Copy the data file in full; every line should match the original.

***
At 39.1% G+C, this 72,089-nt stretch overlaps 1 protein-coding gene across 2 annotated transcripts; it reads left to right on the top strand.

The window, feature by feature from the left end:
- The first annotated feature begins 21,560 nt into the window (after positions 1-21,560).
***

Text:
At 39.1% G+C, this 72,089-nt stretch overlaps 1 protein-coding gene across 2 annotated transcripts; it reads left to right on the top strand.

The window, feature by feature from the left end:
- The first annotated feature begins 21,560 nt into the window (after positions 1-21,560).